Electronic Medical Records vs. Electronic Voting

CTVotersCount has addressed the reasons why our trust in ATM’s cannot be translated into trusting electronic voting <read>.  We have also compared evoting to supermaket scanning, gambling machines, and eletric meters.

In a recent blog post Avi Rubin compares the security risks of electronic medical records vs. electronic voting: A vote in favor of electronic medical records (with caution) <read>

We should be concerned:

amid this rush toward new technology, some doctors and several organizations such as Patient Privacy Rights have raised a yellow flag of caution. In this age of Internet hackers and lost laptops, just how secure, they ask, will these computerized medical records be? After all, it’s a lot easier for someone to waltz out of a hospital with a USB stick in their pocket containing 5,000 patient records, than with many boxes containing the equivalent paper records. Moving electronic records online can make them particularly vulnerable.

To some extent, these fears are justified.

But there is a difference.  The challenges and risks of electronic voting and electronic medical records are different:

Yet what is true for voting systems is not necessarily true for electronic medical records. The adversarial model in these two applications is completely different. In a voting system, all parties should be viewed as adversarial. Everyone has a stake in the outcome, and there is no reason to believe every software developer, election official, poll worker or voter will refrain from tampering with the process. That doesn’t mean these people are malicious. It just means that we need voting systems that can be trusted, even when the people associated with the process are corrupt.

Contrast that with the medical records scenario. Computerized system designers and builders have every reason to want their technology to be secure, and little or no incentive to undercut this. Vendors will sell more systems if their technology is highly secure. Hospital administrators will seek the safest systems to protect patient privacy and keep their institutions off the front pages and out of the courtroom. For patients, the benefits are obvious.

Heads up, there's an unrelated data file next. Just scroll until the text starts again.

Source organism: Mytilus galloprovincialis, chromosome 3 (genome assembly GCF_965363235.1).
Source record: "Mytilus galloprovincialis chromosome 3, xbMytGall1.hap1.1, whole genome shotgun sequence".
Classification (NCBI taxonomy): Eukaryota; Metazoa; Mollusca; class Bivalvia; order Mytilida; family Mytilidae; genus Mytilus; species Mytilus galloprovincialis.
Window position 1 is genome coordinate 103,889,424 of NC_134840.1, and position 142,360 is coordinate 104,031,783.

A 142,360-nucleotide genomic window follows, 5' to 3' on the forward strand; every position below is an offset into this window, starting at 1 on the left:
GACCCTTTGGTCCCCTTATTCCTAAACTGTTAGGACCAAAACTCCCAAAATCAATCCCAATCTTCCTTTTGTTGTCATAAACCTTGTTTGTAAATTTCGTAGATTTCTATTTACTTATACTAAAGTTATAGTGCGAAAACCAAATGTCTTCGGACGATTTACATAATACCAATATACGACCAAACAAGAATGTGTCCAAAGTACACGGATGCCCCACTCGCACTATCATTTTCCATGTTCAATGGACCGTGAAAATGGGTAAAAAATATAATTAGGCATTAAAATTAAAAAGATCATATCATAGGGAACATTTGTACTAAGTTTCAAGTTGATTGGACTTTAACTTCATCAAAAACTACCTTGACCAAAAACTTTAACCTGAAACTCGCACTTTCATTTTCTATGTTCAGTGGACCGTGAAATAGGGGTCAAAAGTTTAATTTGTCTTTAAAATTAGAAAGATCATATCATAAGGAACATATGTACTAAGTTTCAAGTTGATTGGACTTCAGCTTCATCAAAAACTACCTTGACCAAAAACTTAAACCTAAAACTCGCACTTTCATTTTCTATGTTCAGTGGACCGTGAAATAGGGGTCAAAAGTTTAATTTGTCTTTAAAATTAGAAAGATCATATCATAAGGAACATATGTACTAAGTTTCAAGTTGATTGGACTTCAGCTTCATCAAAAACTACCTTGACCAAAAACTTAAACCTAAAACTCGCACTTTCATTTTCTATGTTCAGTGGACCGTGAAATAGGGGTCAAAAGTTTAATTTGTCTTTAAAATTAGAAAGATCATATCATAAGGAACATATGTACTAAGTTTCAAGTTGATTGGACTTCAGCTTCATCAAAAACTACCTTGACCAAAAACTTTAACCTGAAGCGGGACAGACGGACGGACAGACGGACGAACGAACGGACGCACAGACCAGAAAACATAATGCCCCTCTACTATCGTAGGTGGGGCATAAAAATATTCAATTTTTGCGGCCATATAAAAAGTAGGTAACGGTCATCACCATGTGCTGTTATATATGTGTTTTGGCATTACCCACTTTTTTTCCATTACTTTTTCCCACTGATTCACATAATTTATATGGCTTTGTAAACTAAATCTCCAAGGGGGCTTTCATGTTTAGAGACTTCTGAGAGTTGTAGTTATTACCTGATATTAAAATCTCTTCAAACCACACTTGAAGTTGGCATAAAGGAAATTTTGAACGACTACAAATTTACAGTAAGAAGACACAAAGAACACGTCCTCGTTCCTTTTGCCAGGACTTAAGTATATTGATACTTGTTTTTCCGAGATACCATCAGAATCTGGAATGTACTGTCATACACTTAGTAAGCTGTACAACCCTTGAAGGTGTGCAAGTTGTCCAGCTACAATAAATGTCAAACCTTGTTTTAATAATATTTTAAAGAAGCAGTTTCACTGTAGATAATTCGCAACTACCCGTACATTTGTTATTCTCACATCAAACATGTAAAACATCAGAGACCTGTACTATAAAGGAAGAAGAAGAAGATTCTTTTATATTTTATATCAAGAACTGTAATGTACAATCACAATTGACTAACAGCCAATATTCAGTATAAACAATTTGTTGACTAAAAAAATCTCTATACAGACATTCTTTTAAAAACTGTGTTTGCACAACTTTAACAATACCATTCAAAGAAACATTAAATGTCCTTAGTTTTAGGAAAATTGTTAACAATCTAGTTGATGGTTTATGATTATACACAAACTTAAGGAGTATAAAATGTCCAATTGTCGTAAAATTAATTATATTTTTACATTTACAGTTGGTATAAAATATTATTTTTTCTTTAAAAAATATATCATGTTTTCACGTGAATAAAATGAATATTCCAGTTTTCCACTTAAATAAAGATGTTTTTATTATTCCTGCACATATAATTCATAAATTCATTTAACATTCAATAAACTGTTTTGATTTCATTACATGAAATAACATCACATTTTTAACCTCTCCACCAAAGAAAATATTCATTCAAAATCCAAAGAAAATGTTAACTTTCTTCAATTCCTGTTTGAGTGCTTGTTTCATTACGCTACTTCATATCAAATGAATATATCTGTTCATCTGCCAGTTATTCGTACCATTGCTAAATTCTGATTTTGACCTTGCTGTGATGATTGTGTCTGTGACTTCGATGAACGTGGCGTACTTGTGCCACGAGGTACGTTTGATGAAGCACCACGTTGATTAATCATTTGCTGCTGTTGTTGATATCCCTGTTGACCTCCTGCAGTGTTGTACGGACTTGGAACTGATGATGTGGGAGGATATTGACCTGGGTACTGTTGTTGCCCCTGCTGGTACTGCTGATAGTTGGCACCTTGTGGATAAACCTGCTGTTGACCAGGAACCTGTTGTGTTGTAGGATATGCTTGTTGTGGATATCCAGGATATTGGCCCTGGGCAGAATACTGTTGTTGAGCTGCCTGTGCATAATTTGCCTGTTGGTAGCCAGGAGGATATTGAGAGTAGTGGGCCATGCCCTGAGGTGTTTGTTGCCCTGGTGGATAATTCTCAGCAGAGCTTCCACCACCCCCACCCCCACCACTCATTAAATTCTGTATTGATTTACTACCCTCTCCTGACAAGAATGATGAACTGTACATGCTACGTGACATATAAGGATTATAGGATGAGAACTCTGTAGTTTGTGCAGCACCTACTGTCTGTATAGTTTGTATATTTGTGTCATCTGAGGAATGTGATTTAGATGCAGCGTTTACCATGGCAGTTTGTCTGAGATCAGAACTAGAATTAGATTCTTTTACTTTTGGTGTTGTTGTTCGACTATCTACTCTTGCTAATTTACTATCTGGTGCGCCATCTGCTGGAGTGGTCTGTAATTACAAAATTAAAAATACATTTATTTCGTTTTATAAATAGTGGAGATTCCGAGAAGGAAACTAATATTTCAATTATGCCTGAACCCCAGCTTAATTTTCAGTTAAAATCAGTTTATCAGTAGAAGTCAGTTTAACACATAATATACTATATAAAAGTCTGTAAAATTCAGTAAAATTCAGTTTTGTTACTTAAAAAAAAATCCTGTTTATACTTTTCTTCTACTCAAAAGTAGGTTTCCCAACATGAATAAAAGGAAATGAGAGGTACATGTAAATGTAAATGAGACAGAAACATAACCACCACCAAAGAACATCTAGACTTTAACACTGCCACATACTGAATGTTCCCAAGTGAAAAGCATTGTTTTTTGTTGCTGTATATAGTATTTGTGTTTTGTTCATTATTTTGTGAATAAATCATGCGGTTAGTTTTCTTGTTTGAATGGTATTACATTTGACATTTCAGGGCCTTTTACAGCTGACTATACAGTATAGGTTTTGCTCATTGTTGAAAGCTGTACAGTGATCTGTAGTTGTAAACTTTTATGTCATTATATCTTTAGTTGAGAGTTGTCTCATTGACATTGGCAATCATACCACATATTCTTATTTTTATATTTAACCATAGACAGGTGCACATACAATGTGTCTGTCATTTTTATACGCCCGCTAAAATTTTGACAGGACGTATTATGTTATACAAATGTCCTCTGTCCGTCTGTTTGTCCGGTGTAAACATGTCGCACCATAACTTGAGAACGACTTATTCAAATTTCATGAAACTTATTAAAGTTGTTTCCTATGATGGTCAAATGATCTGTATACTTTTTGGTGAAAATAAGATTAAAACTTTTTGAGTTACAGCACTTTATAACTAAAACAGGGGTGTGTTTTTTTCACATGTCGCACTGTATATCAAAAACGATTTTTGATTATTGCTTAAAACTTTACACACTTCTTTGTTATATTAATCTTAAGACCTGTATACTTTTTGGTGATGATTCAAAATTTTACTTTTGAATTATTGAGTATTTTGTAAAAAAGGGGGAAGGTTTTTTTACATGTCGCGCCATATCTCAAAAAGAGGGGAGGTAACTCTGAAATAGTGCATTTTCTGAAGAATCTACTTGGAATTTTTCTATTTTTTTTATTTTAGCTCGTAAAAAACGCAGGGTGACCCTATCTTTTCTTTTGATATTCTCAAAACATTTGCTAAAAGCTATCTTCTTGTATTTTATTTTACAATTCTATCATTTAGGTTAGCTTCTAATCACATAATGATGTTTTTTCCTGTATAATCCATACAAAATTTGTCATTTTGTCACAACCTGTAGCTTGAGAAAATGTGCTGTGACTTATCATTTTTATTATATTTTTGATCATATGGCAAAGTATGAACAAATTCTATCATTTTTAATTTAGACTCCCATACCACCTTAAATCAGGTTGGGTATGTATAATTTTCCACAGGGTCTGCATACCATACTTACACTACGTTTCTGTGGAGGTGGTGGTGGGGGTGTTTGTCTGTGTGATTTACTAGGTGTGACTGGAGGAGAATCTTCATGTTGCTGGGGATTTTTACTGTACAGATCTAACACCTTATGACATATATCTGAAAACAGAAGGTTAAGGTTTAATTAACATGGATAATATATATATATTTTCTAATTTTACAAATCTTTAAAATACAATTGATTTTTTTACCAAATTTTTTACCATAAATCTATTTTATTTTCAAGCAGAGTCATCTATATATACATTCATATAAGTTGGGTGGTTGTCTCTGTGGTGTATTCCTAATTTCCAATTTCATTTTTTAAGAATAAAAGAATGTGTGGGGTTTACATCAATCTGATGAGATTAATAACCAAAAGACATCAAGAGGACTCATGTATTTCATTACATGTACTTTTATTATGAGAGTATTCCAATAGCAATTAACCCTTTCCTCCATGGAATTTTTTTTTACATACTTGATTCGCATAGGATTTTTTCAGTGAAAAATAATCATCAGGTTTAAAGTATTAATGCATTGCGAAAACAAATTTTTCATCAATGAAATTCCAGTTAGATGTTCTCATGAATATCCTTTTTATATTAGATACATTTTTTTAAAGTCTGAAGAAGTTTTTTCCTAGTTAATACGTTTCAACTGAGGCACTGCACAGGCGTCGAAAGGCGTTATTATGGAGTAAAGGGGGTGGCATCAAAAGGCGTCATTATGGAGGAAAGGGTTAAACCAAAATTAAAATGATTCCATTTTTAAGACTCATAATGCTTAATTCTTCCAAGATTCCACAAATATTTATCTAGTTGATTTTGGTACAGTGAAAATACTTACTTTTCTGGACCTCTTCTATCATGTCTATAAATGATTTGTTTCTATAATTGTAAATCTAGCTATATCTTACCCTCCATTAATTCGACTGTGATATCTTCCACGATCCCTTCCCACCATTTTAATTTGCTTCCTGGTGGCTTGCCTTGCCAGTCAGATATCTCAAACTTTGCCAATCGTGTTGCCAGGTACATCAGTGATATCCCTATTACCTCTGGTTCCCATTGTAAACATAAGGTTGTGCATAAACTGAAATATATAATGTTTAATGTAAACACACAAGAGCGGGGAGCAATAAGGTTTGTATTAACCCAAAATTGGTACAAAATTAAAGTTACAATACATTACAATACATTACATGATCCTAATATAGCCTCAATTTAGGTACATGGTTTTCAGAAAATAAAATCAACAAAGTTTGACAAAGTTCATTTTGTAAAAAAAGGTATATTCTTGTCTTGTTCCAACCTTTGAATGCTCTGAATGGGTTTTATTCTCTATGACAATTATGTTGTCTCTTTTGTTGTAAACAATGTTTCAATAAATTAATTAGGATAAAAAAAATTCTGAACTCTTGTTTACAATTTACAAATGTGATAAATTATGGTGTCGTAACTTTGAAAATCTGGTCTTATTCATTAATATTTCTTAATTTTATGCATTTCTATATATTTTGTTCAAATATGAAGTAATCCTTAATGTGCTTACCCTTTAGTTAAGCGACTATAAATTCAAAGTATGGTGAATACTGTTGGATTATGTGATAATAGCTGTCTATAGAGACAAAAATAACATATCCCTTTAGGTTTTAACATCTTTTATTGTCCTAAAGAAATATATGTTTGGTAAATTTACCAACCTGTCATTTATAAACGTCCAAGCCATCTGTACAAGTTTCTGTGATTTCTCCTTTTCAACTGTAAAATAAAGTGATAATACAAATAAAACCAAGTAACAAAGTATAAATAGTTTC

There are many benefits yet the history of government programs such as the Help America Vote Act provide instructive cautions.  We are concerned that money will be thrown at untested software, hardware, and procedures under the cover of a jobs stimulus program, yet provide few U.S. jobs and large profits.  We need to look and evaluate cautiously before we leap.  As Prof. Rubin says:

Still, we need to be careful. There are many wrong ways to make this transition. If history is any indicator, unless a concerted effort is made to require proper protection, the new medical systems will be no better than the insecure voting machines that many states have purchased. When money flows from Washington, vendors tend to spring up out of nowhere. The ones who gain traction are the ones with the best sales teams, the glossiest brochures and the best connections, but not necessarily the most secure systems. This has happened over and over again in every industry.

We need to make sure that security standards, including evaluation and testing procedures, are established before the billions are spent. Computer security experts in academia, government and industry should all be engaged to establish criteria and evaluation methodologies. We need support from all of the relevant stakeholders, including privacy advocates, the medical establishment, vendors and the technical security community.

Prof. Rubin’s conclusion:

We are facing a golden opportunity to improve the lives of millions of Americans by providing computerized storage and access for medical records. We can reduce or eliminate redundancy, waste, unnecessary exams and procedures, and medical errors. And, we can do it without inordinate risks to individual privacy. Nevertheless, while electronic records appear to be our destiny, the privacy of those records will only be preserved if we are careful and do this right. There will be no second chances.

We would go further outlining the necessary cautionw.  In addition to “the privacy of those records will only be preserved if we are careful and do this right.”  We  can also only “reduce or eliminate redundancy, waste, unnecessary exams and procedures, and medical errors”  if we are “careful and do this right”,  evaluating the total system.  We must be careful that the system actually reduces medical errors.  We could have a system that is costly, insecure, useless, and perhaps deadly.  Yet, with caution and care we could have a system that is efficient, effective, secure, and life enhancing.

This is out of CTVotersCount’s realm to take a position.  Perhaps nobody should be for or against a national program for electronic medial records.  Instead either “conditionally for” the concept, yet witholding complete endorsement awaiting a comprehensive, thorougly evaluated plan.  Or “conditionally against”, skeptical of past rushed plans, yet open to the possiblity of an effective plan being proposed.  In any case, there are significant analogies between electrion medical records and electronic voting, yet also critical differences.

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